The English translation of The Liturgy of the Hours (Four Volumes) ©1974, International Commission on English in the Liturgy Corporation. Readings and Old and New Testament Canticles (except the Gospel Canticles) are from the New American Bible © 1970 Confraternity of Christian Doctrine, Washington, D.C.. Used with permission. All rights reserved. The DivineOffice.org website, podcast, apps and all related media follows the liturgical calendar for the United States. The 1970 edition of the New American Bible as published in the Liturgy of the Hours is approved for use only in the United States. DivineOffice.org website, podcast, apps and all related media is © 2006-2022 Surgeworks, Inc. All rights reserved.

About Today

Ceuta Saints procession 2013 Santos Christ with cross by Mario Sánchez Bueno [CC BY-SA 2.0 (https://creativecommons.org/licenses/by-sa/2.0)]

Tuesday of Holy Week

“And now the Lord says, who formed me from the womb to be his servant, to bring Jacob back to him and that Israel might be gathered to him, for I am honored in the eyes of the Lord, and my God has become my strength—he says: ‘It is too light a thing that you should be my servant to raise up the tribes of Jacob and to restore the preserved of Israel; I will give you as a light to the nations, that my salvation may reach to the end of the earth’” (Isaiah 49:5-6). [1]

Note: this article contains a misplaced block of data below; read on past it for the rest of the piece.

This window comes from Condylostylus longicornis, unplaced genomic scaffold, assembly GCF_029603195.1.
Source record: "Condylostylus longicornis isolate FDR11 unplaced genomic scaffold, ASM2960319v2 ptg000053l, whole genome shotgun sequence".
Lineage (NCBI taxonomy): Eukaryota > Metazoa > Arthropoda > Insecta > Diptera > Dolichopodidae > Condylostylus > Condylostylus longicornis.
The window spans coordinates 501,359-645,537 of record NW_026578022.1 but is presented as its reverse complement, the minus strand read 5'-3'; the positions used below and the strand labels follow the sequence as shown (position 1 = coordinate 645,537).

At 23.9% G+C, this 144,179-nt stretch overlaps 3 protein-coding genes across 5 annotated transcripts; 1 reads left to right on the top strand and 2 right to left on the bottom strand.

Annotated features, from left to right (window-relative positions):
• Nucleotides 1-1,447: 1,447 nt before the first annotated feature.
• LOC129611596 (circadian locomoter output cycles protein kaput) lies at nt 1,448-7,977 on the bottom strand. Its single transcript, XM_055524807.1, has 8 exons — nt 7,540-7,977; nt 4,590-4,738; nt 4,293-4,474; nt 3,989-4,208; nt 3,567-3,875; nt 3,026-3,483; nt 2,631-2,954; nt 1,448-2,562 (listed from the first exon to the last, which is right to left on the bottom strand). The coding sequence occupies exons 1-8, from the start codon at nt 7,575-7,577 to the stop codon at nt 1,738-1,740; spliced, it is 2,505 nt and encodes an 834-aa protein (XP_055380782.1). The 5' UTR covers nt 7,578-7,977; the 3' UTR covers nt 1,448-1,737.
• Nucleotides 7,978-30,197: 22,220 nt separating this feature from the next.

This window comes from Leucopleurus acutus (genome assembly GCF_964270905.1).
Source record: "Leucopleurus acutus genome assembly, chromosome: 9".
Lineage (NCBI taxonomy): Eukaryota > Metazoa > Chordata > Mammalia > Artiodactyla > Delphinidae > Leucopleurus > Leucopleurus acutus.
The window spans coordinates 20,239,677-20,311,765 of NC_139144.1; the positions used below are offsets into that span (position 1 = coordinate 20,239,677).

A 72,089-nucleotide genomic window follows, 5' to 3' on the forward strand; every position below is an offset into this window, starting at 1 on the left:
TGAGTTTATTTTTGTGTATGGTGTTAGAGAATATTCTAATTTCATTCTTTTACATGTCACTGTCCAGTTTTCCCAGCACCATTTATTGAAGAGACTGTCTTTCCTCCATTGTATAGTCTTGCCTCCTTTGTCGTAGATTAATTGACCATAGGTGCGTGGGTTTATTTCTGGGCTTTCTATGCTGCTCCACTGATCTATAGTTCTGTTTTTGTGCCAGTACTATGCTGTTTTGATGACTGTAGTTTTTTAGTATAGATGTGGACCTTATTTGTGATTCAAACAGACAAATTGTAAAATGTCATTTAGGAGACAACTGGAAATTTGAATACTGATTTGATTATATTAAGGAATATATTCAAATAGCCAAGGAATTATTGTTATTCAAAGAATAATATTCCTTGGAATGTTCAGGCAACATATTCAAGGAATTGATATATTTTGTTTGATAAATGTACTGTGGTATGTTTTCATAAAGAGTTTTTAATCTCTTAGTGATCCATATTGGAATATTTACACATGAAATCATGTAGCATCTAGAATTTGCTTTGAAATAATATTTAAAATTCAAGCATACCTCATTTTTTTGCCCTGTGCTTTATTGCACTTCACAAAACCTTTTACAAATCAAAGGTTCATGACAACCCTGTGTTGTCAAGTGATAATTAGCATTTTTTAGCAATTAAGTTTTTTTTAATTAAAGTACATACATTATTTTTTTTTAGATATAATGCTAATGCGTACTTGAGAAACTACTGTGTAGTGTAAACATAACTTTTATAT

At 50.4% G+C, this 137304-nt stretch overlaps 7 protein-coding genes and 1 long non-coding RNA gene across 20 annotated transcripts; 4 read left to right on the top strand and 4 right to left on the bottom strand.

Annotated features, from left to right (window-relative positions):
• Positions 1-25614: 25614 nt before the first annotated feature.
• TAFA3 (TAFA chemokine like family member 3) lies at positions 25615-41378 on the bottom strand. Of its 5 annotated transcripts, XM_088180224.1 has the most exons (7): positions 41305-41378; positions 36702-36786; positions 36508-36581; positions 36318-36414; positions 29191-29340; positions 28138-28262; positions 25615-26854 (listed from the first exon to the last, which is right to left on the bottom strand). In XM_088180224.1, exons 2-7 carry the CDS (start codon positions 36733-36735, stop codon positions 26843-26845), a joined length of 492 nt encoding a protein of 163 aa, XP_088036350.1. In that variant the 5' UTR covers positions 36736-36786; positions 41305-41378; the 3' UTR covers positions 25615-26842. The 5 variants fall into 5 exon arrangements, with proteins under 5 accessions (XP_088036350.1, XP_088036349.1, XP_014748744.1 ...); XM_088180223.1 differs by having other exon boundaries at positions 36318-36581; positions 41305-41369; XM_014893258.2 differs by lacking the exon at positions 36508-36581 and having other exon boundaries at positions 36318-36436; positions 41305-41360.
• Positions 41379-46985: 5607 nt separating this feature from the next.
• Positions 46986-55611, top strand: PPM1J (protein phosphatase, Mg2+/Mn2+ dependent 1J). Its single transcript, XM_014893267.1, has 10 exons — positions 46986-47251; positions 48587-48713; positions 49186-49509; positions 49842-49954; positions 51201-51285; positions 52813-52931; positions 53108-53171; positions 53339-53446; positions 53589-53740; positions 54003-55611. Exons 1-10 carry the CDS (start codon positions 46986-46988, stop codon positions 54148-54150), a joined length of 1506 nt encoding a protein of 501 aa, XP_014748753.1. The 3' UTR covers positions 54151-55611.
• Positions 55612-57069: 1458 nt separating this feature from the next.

Today is Tuesday of Holy Week. This Servant song in Isaiah heralds the divine appointment of the Savior. The Lord says his servant’s mission reaches beyond Israel to all the nations, to the very ends of the earth. The church sees in this a foreshadowing of Jesus’ mission to bring salvation to the whole world. As Pope Francis said in one of his homilies, we share in that mission: “My wish is that all of us, after these days of grace, will have the courage, yes, the courage, to walk in the presence of the Lord, with the Lord’s Cross; to build the Church on the Lord’s blood which was poured out on the Cross; and to profess the one glory: Christ crucified. And in this way, the Church will go forward.” [2][3][4]

Written by Sarah Ciotti
Reviewed by Fr. Hugh Feiss, OSB, STD

[1] Revised Standard Version s.v., “ Isaiah, The Book of.”
[2] Walter Brueggemann, Isaiah 40-66 (Louisville: Westminster John Knox Press, 1998), 121-123.
[3] Adrian Nocent, OSB, The Liturgical Year: Lent & Holy Week (Collegeville, MN: Liturgical Press, 1977), 161-166.
[4] Pope Francis, Homily, March 14, 2013.

The English translation of The Liturgy of the Hours (Four Volumes) ©1974, International Commission on English in the Liturgy Corporation. Readings and Old and New Testament Canticles (except the Gospel Canticles) are from the New American Bible © 1970 Confraternity of Christian Doctrine, Washington, D.C.. Used with permission. All rights reserved. The DivineOffice.org website, podcast, apps and all related media follows the liturgical calendar for the United States. The 1970 edition of the New American Bible as published in the Liturgy of the Hours is approved for use only in the United States. DivineOffice.org website, podcast, apps and all related media is © 2006-2022 Surgeworks, Inc. All rights reserved.